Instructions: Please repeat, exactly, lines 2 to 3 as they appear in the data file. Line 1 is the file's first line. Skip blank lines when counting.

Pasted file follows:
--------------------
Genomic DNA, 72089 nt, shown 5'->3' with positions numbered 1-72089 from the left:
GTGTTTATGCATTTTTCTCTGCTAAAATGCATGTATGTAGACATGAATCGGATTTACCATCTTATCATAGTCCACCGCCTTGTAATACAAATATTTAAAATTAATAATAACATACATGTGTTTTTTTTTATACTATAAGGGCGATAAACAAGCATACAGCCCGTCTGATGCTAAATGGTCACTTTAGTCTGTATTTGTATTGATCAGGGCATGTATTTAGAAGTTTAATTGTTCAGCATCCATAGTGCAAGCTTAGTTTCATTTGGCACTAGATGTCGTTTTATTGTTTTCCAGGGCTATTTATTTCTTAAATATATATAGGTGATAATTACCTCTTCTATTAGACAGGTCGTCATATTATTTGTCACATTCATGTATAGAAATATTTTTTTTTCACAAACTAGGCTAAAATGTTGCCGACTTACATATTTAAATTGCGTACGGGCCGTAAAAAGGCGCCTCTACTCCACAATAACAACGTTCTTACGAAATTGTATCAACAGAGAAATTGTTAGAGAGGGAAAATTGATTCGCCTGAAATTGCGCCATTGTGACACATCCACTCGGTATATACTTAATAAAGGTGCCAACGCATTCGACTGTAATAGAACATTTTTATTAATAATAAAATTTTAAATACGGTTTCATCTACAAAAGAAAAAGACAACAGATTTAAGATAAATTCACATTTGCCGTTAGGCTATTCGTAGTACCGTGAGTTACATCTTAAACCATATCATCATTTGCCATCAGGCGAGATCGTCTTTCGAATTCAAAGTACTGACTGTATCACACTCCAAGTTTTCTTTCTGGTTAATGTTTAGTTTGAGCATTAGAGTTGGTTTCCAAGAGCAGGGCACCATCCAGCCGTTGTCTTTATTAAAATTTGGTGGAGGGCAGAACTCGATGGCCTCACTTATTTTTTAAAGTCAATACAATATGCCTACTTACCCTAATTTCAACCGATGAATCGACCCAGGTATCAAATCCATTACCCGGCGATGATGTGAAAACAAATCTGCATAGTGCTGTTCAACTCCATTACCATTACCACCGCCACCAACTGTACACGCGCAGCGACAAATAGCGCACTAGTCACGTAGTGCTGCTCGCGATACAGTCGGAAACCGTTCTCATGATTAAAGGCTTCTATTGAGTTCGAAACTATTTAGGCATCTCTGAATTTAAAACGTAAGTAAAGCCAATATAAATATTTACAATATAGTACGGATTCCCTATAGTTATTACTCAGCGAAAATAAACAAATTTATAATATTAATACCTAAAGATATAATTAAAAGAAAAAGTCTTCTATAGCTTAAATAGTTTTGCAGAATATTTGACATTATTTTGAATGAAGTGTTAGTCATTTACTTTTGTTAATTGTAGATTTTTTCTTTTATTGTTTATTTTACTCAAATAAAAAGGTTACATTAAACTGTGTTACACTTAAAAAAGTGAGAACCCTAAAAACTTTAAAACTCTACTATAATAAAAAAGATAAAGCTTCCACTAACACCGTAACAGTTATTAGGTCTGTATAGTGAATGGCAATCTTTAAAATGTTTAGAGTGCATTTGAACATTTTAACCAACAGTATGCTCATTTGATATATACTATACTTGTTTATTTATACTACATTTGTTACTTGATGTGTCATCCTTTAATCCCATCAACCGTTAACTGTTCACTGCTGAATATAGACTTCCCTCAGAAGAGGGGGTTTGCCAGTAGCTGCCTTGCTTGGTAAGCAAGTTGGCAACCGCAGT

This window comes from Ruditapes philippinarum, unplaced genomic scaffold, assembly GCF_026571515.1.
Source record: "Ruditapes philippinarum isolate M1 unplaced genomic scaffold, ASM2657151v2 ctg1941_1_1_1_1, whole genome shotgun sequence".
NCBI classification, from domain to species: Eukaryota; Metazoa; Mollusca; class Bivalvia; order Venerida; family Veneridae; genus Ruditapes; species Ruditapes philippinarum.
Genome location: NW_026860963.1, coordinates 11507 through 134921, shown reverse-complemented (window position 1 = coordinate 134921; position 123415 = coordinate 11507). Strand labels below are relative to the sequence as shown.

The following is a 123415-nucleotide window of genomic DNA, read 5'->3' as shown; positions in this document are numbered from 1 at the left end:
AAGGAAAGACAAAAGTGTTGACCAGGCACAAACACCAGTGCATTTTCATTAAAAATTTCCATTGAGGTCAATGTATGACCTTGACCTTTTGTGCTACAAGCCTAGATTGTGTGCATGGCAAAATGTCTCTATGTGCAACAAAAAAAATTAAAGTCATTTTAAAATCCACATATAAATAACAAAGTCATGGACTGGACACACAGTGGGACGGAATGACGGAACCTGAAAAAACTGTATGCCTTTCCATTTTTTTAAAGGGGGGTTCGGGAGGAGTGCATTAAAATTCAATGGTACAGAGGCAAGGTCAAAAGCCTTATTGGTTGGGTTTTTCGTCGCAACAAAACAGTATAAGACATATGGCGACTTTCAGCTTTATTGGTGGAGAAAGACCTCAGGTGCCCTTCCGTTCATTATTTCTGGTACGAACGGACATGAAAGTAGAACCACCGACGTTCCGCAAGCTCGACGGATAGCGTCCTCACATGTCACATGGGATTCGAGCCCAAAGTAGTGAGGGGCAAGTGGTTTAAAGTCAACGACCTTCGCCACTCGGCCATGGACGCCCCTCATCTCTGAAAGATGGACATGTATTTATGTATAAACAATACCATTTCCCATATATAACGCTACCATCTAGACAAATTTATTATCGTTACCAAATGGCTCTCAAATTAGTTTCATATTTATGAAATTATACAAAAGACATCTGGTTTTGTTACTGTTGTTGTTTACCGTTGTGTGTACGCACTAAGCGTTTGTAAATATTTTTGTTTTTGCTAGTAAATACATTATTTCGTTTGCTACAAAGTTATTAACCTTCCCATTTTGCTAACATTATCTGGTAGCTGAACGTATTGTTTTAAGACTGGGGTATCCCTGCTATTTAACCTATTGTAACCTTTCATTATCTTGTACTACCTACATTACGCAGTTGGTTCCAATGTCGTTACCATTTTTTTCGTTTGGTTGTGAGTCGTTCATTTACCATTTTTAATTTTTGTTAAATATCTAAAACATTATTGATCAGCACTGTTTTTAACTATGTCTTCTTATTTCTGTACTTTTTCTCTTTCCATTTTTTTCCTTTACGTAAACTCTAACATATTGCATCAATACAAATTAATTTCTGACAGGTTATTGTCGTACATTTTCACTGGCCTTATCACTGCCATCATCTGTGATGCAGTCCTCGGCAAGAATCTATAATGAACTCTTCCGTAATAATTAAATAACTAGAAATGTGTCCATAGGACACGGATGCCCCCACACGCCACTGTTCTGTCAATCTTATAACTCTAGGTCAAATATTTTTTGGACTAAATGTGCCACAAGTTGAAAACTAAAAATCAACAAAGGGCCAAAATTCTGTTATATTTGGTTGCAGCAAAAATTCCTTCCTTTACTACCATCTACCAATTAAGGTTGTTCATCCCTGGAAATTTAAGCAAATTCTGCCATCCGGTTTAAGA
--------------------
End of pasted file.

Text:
GTGTTTATGCATTTTTCTCTGCTAAAATGCATGTATGTAGACATGAATCGGATTTACCATCTTATCATAGTCCACCGCCTTGTAATACAAATATTTAAAATTAATAATAACATACATGTGTTTTTTTTTATACTATAAGGGCGATAAACAAGCATACAGCCCGTCTGATGCTAAATGGTCACTTTAGTCTGTATTTGTATTGATCAGGGCATGTATTTAGAAGTTTAATTGTTCAGCATCCATAGTGCAAGCTTAGTTTCATTTGGCACTAGATGTCGTTTTATTGTTTTCCAGGGCTATTTATTTCTTAAATATATATAGGTGATAATTACCTCTTCTATTAGACAGGTCGTCATATTATTTGTCACATTCATGTATAGAAATATTTTTTTTTCACAAACTAGGCTAAAATGTTGCCGACTTACATATTTAAATTGCGTACGGGCCGTAAAAAGGCGCCTCTACTCCACAATAACAACGTTCTTACGAAATTGTATCAACAGAGAAATTGTTAGAGAGGGAAAATTGATTCGCCTGAAATTGCGCCATTGTGACACATCCACTCGGTATATACTTAATAAAGGTGCCAACGCATTCGACTGTAATAGAACATTTTTATTAATAATAAAATTTTAAATACGGTTTCATCTACAAAAGAAAAAGACAACAGATTTAAGATAAATTCACATTTGCCGTTAGGCTATTCGTAGTACCGTGAGTTACATCTTAAACCATATCATCATTTGCCATCAGGCGAGATCGTCTTTCGAATTCAAAGTACTGACTGTATCACACTCCAAGTTTTCTTTCTGGTTAATGTTTAGTTTGAGCATTAGAGTTGGTTTCCAAGAGCAGGGCACCATCCAGCCGTTGTCTTTATTAAAATTTGGTGGAGGGCAGAACTCGATGGCCTCACTTATTTTTTAAAGTCAATACAATATGCCTACTTACCCTAATTTCAACCGATGAATCGACCCAGGTATCAAATCCATTACCCGGCGATGATGTGAAAACAAATCTGCATAGTGCTGTTCAACTCCATTACCATTACCACCGCCACCAACTGTACACGCGCAGCGACAAATAGCGCACTAGTCACGTAGTGCTGCTCGCGATACAGTCGGAAACCGTTCTCATGATTAAAGGCTTCTATTGAGTTCGAAACTATTTAGGCATCTCTGAATTTAAAACGTAAGTAAAGCCAATATAAATATTTACAATATAGTACGGATTCCCTATAGTTATTACTCAGCGAAAATAAACAAATTTATAATATTAATACCTAAAGATATAATTAAAAGAAAAAGTCTTCTATAGCTTAAATAGTTTTGCAGAATATTTGACATTATTTTGAATGAAGTGTTAGTCATTTACTTTTGTTAATTGTAGATTTTTTCTTTTATTGTTTATTTTACTCAAATAAAAAGGTTACATTAAACTGTGTTACACTTAAAAAAGTGAGAACCCTAAAAACTTTAAAACTCTACTATAATAAAAAAGATAAAGCTTCCACTAACACCGTAACAGTTATTAGGTCTGTATAGTGAATGGCAATCTTTAAAATGTTTAGAGTGCATTTGAACATTTTAACCAACAGTATGCTCATTTGATATATACTATACTTGTTTATTTATACTACATTTGTTACTTGATGTGTCATCCTTTAATCCCATCAACCGTTAACTGTTCACTGCTGAATATAGACTTCCCTCAGAAGAGGGGGTTTGCCAGTAGCTGCCTTGCTTGGTAAGCAAGTTGGCAACCGCAGT

This window comes from Ruditapes philippinarum, unplaced genomic scaffold, assembly GCF_026571515.1.